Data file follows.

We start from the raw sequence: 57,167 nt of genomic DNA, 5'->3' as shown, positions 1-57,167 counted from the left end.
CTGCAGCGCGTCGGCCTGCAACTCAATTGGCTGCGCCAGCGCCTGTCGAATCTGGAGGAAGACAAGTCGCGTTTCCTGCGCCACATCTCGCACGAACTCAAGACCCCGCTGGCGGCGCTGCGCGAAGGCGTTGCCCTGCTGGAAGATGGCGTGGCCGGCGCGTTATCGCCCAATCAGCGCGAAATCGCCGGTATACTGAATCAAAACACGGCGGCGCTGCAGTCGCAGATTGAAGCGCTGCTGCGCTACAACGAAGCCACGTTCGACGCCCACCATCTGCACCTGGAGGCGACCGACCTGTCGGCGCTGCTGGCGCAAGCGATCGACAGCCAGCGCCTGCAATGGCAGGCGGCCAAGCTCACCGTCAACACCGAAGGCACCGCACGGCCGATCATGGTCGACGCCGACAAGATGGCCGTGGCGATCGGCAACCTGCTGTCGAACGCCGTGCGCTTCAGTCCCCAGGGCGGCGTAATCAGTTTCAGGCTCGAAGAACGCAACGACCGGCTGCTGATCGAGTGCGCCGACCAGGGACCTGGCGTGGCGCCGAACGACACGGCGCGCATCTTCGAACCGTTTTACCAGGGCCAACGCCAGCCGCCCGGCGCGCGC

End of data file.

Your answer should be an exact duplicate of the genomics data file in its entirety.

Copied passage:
We start from the raw sequence: 57,167 nt of genomic DNA, 5'->3' as shown, positions 1-57,167 counted from the left end.
CTGCAGCGCGTCGGCCTGCAACTCAATTGGCTGCGCCAGCGCCTGTCGAATCTGGAGGAAGACAAGTCGCGTTTCCTGCGCCACATCTCGCACGAACTCAAGACCCCGCTGGCGGCGCTGCGCGAAGGCGTTGCCCTGCTGGAAGATGGCGTGGCCGGCGCGTTATCGCCCAATCAGCGCGAAATCGCCGGTATACTGAATCAAAACACGGCGGCGCTGCAGTCGCAGATTGAAGCGCTGCTGCGCTACAACGAAGCCACGTTCGACGCCCACCATCTGCACCTGGAGGCGACCGACCTGTCGGCGCTGCTGGCGCAAGCGATCGACAGCCAGCGCCTGCAATGGCAGGCGGCCAAGCTCACCGTCAACACCGAAGGCACCGCACGGCCGATCATGGTCGACGCCGACAAGATGGCCGTGGCGATCGGCAACCTGCTGTCGAACGCCGTGCGCTTCAGTCCCCAGGGCGGCGTAATCAGTTTCAGGCTCGAAGAACGCAACGACCGGCTGCTGATCGAGTGCGCCGACCAGGGACCTGGCGTGGCGCCGAACGACACGGCGCGCATCTTCGAACCGTTTTACCAGGGCCAACGCCAGCCGCCCGGCGCGCGC